Carbon futures Market failure

Alarms over global warming are making strange bedfellows. Greenies are snuggling up with the bond traders while those free marketers plead with governments to set a starting price for carbon emissions.

A prized wit and leader of the Chicago School, the late George Stigler, observed that we cannot know the price of cheese on the moon until someone bids for it. What makes carbon emissions any different?

Once the trading starts, the carbon traders won’t differ one iota from their counterparts in cocoa futures or speculations on the exchange rate for this time next year. Out of carbon trades will sprout carbon futures which will bloom into carbon derivatives.

This is the era of financialisation. Zillions tumble through Wall Street with an insatiable appetite for your super, pensions and savings. As William Burroughs remarked: they don’t want your money; they want all your money.

Since these dealers play with fictitious capital, it is no surprise that one of the keenest analyses of what they do comes in a work of fiction. Tom Wolfe set his 1988 novel, Bonfire of the Vanities, in an earlier and far smaller wave of Wall Street frenzy.

Its protagonist is cross-examined by his six-year-old daughter. Her playmate has just boasted that her father employs 80 people publishing books. Not to be outdone, the trader’s cherub races to demand: “Daddy … what do you do?”

“Well, I deal in bonds, sweetheart.” That is no answer for a child: “What are bonds? What are deal?” He makes it simple. He raises the money to build roads and hospitals.

“You build roads and hospitals Daddy? That’s what you do?”

He has to admit that that is not exactly what he does. He just helps to build them.

“Which ones?” Again, he must disappoint her. He just raises the bonds for other people to build them.

Her mother intervenes. She invites their child to imagine that a bond is like a piece of cake that daddy keeps handing around until he has gathered “enough crumbs to make a gigantic cake” of his own. When he snaps back, their honey-bun begins to cry.

In 2000, the Greenies knew better than to applaud a trade in water licences. Their sale increased usage while the traders made it rain money.

Carbon traders promise to offset emissions. But the less carbon, the fewer trades become possible, and he fewer golden crumbs to accumulate. Carbon trading threatens to end in tears among environmentalists – though not at McBank. Can it be an accident that the home of McBank had the world's first scheme?

17 May 2007

The conversion of the Coalition to a national carbon market is another reason to scrutinize this free trade solution to death on earth. Will it enrich the traders more than reduce CO2?

A spokesman from the 230 or so academic economists who, last week, called for action to reduce greenhouse gases voiced his doubts about the efficacy of carbon trades. He preferred a tax because the revenue would go to the government.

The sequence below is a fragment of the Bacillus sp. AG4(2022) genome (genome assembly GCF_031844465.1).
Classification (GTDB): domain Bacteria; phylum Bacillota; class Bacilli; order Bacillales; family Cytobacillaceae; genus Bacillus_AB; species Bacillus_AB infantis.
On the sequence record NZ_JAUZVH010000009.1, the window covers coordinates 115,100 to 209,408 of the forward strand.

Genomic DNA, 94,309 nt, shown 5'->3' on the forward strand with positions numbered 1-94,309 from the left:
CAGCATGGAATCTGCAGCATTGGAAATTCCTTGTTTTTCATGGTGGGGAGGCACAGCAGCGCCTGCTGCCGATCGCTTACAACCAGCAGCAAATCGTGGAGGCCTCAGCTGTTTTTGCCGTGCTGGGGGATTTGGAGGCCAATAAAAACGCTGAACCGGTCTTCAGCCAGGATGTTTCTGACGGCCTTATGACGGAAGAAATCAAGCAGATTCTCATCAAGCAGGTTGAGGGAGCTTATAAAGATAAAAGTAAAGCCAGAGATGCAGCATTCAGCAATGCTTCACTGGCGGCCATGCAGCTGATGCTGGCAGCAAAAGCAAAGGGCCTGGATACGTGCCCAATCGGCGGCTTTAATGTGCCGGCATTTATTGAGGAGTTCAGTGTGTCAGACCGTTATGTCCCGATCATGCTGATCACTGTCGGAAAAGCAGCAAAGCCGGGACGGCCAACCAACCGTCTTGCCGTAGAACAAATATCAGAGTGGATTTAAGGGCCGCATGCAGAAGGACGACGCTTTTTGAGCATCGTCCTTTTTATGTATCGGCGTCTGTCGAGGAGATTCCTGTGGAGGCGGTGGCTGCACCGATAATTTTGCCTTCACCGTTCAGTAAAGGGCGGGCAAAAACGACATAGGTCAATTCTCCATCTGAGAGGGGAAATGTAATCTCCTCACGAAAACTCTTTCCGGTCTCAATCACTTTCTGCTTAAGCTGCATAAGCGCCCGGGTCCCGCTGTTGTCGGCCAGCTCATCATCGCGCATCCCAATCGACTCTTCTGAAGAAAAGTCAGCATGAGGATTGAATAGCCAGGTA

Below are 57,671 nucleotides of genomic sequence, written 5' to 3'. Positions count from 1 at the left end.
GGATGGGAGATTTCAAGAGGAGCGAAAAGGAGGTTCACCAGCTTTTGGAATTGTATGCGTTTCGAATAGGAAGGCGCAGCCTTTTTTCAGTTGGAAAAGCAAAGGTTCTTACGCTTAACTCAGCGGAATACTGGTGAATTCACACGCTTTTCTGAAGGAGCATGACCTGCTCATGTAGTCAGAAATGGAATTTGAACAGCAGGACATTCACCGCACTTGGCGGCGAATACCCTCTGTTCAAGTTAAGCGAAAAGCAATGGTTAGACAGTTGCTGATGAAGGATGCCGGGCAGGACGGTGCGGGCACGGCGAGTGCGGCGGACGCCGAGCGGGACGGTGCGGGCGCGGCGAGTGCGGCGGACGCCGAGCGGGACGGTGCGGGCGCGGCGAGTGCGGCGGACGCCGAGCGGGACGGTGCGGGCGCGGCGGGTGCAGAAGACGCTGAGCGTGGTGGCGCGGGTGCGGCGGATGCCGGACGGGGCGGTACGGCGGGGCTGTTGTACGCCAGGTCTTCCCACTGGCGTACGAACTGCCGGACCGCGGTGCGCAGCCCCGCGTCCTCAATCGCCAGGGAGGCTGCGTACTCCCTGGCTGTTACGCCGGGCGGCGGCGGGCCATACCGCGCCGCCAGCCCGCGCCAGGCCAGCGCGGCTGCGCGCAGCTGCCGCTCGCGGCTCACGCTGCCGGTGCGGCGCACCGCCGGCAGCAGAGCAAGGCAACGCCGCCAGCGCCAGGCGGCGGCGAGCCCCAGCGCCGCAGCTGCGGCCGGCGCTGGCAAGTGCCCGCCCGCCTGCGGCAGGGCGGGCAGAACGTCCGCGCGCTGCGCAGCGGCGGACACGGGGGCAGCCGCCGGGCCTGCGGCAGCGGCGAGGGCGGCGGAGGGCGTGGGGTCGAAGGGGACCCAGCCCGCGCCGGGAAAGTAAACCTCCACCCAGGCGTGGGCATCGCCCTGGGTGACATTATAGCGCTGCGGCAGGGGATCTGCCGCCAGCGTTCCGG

Taxes cuts are more to the government’s liking in an election year. And that is what one carbon market already delivers. The mechanism for this transfer of revenue is explained in a new book, Voluntary Carbon Markets, by three senior staff at Ecosystem Marketplace, published by Earthscan and with a Foreword by Al Gore.

They begin with the boast that “turning units of pollution into units of property” is “magic at work”. Did they mean a slight-of-hand trick?

In discussing the NSW Greenhouse Gas Abatement Scheme launched on 1 January 2003, the authors give the game away:
"Under the scheme, energy producers exceeding their allotment of emissions can offset them either by surrendering NSW Greenhouse Abatement Certificates (NGACs) purchased from other producers, or by paying an $11/tonne fine. ‘Prices started at about A$6 a tonne when the scheme started’, says Ken Edwards, a broker at Sydney-based Next Generation Energy Solutions. Prices, say observers, are trading above the fine because operators can get tax benefits from buying GHG credits, but not from paying the fines."

So, carbon trading can reduce government revenues, not add to them. This triad of enthusiasts for carbon trading bear witness to why it is a sub-optimal solution to anything except transferring money.

Other economists support a carbon market because they believe that markets are the most efficient method for achieving every human wish. Some promoters of the market admit to its occasional failures. Here, for instance is what the god-father of the market theory, Friedrich-August von Hayek, wrote about managing environmental costs in The Road to Serfdom (1944):

“Nor can certain harmful effects of deforestation, or of some methods of farming, or of the smoke and noise of factories, be confined to the owner of the property in question or to those who are willing to submit to the damage for an agreed compensation. In such instances we must find some substitute for the regulation of the price mechanism.”

1 June 2007